Starting at the old Wilderness station follow the train tracks as they climb into the mountainside, weave through tunnels and afford fantastic views of the beaches. Take time to stop and examine the fynbos and flowers, listen to the birds, breathe in the air and enjoy the contrasts as you wander from sun to shade and into the chill of the tunnels. Scramble down the rough path to the little village of Victoria Bay to watch the surfers and enjoy an ice cream before heading back. A highlight is crossing the old bridge over the Kaaimans River. I was petrified as I am afraid of heights, but it was both heart stopping and worthwhile. The round trip is about 7km.
Just 7 km inland and about 200m above sea level is the rural area of Hoekwil, and the tranquillity of the 7 Passes Tented Camp. Forests and farmlands thrive side by side in these hills. This is the place to truly get away from it all. Hikes, easy walks, bird watching or just lazing on the deck of your tent set on a stilted platform in the trees overlooking the lake.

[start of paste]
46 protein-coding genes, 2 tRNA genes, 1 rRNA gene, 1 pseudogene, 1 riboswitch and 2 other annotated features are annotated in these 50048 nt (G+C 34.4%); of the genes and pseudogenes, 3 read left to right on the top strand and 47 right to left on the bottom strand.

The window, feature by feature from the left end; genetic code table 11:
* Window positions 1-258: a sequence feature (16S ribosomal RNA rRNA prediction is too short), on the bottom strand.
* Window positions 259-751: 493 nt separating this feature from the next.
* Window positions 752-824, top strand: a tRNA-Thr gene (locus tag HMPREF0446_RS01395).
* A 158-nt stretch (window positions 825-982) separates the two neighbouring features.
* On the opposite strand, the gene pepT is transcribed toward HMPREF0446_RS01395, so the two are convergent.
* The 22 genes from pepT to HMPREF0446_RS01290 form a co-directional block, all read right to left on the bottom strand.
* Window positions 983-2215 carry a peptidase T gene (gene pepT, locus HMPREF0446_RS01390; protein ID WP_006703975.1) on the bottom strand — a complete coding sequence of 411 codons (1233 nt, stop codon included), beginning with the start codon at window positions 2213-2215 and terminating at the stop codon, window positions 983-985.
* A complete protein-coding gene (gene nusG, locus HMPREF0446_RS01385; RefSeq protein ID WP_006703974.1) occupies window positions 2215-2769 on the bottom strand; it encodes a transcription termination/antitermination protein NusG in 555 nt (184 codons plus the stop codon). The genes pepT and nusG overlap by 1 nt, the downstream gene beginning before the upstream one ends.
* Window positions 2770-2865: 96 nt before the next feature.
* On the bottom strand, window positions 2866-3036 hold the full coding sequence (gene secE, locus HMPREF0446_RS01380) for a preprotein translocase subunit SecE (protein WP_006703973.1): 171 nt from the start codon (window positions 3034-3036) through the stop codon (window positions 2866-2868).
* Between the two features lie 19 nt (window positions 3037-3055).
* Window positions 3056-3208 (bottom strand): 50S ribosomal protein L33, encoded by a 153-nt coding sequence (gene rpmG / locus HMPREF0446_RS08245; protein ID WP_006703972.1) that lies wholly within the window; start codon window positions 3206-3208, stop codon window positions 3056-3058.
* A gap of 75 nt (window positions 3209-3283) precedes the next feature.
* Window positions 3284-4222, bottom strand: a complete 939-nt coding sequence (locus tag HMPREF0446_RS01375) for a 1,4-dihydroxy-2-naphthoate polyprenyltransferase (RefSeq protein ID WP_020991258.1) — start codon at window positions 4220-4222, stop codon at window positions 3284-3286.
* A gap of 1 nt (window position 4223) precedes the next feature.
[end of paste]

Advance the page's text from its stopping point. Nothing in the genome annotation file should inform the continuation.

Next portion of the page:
In “Sedgies” you will find your sanity. Slow living is celebrated in this official “slow town.” Time is not measured, nature is savoured, and shoes are optional. Slow living encompasses all aspects of life, from finding a healthy balance between work and play, to embracing the community, conserving the environment and respecting the seasons.
Sedgefield is built around a lagoon and the beach so a water view is almost always an option. Friendliness is the default setting of the locals and you quickly become accustomed to being greeted by everyone.
It is easy to spend all day wandering along the beaches, marveling at the fossilized dunes at Gerrike’s Point, spotting birds while walking along the lagoon towards the sea, or driving around town and stopping at the mosaic installations which are part of a community project. There is plenty to explore for free, but if you like you can add a tour guide which will create a richer experience.